Hendrik van Rooyen
mail at microcorp.co.za
Tue Jan 16 07:39:14 CET 2007
"Nick Maclaren" <nmm1 at cus.cam.ac.uk> wrote:
> |> Actually, this is a very well studied part of computer science called
> |> "interval arithmetic". As you say, you do every computation twice, once to
> |> compute the minimum, once to compute the maximum. When you're done, you
> |> can be confident that the true answer lies within the interval.
> The problem with it is that it is an unrealistically pessimal model,
> and there are huge classes of algorithm that it can't handle at all;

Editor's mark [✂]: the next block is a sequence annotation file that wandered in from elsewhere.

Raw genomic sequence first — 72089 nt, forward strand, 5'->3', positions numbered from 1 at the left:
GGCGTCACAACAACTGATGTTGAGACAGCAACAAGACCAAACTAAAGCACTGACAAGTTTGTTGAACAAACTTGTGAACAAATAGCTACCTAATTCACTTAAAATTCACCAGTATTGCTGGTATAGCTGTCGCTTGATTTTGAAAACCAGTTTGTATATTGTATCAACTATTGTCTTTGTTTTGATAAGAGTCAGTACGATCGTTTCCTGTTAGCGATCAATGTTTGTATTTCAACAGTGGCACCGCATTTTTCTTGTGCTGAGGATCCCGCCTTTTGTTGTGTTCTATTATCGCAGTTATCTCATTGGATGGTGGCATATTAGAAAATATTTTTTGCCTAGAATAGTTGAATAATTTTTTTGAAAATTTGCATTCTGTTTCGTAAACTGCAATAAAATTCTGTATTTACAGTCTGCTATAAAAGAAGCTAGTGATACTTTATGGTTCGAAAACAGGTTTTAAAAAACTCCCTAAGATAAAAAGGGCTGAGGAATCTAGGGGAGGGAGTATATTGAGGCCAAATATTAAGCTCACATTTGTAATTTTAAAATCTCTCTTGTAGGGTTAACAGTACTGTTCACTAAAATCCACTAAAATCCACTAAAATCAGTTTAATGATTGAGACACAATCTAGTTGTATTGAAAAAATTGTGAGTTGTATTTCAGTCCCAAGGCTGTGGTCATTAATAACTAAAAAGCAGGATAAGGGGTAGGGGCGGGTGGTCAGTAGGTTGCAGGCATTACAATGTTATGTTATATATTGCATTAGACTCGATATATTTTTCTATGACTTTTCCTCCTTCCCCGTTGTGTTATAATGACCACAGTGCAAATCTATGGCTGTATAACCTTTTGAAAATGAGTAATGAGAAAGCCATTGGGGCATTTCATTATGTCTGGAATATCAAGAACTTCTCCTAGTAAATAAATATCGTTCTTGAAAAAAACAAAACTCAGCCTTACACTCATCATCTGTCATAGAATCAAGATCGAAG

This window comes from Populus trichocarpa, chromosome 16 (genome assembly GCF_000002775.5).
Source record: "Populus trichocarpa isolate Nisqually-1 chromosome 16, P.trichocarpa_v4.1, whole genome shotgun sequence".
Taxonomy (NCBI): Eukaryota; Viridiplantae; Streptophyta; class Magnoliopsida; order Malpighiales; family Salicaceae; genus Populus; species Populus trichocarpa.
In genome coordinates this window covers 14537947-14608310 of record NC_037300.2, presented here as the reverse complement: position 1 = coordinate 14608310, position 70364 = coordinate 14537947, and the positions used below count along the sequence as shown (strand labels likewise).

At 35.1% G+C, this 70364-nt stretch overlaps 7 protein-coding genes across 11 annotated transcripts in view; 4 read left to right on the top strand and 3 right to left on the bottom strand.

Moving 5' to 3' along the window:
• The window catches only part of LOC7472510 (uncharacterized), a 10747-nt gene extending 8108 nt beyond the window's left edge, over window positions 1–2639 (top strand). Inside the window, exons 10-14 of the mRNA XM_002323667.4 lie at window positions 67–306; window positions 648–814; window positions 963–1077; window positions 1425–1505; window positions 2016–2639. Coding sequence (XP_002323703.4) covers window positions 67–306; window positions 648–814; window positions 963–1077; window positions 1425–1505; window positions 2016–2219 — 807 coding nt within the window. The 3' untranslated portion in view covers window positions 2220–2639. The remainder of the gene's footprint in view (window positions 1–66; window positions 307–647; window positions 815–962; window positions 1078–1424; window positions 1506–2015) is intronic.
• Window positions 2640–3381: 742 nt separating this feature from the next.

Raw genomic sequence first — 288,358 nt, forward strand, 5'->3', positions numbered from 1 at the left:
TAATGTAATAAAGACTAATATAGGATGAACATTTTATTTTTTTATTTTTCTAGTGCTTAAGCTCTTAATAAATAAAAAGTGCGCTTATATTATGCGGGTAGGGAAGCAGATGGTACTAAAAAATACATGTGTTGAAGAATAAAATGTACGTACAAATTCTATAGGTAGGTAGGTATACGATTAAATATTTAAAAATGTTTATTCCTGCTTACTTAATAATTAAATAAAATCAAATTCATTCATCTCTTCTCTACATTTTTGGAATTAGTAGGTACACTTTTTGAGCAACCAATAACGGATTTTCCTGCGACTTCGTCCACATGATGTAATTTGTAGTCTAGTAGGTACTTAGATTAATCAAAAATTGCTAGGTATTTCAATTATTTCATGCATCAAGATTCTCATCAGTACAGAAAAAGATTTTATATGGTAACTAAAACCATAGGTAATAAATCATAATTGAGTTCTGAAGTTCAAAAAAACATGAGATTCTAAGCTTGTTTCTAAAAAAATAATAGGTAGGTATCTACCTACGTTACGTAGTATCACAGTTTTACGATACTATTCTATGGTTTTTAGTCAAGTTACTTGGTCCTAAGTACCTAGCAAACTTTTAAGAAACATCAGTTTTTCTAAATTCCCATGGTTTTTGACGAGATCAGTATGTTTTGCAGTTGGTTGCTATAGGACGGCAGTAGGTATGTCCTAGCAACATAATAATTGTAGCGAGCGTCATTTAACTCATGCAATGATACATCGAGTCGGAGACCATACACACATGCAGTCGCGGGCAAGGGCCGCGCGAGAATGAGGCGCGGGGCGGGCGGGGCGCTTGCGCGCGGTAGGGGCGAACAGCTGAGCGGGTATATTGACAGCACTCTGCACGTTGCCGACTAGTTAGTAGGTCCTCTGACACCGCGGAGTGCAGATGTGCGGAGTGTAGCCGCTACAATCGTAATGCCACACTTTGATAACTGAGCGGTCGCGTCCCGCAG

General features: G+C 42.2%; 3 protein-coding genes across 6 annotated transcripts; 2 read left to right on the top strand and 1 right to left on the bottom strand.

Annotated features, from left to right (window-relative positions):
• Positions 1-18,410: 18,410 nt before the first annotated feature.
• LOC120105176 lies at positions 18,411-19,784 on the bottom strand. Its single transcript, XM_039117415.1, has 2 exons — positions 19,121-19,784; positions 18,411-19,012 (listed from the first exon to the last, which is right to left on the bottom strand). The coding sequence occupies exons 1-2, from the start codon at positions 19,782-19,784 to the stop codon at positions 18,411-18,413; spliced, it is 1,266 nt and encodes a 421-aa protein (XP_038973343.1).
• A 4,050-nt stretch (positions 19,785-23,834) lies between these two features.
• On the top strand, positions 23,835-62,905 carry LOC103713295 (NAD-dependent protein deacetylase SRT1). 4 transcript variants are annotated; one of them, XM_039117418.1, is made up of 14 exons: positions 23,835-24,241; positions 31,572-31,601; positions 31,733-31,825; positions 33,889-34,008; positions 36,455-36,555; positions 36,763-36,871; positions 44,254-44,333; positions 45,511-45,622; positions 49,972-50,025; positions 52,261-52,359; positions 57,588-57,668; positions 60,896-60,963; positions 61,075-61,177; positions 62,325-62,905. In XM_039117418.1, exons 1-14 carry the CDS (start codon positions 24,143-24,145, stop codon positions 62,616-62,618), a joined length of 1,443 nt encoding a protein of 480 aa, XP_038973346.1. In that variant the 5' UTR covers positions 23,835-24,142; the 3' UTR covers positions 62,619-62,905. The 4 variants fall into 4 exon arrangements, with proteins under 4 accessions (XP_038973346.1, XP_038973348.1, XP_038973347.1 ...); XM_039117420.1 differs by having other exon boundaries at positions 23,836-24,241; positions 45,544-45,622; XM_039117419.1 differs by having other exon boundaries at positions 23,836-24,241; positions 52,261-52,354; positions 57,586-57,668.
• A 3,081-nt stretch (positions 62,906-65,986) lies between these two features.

> anything involving iterative convergence for a start. It has been
> around for yonks (I first dabbled with it 30+ years ago), and it has
> never reached viability for most real applications. In 30 years, it
> has got almost nowhere.
> Don't confuse interval methods with interval arithmetic, because you
> don't need the latter for the former, despite the claims that you do.
> |> For people just getting into it, it can be shocking to realize just how
> |> wide the interval can become after some computations.
> Yes. Even when you can prove (mathematically) that the bounds are
> actually quite tight :-)
This sounds like one of those pesky:
"but you should be able to do better" - kinds of things...
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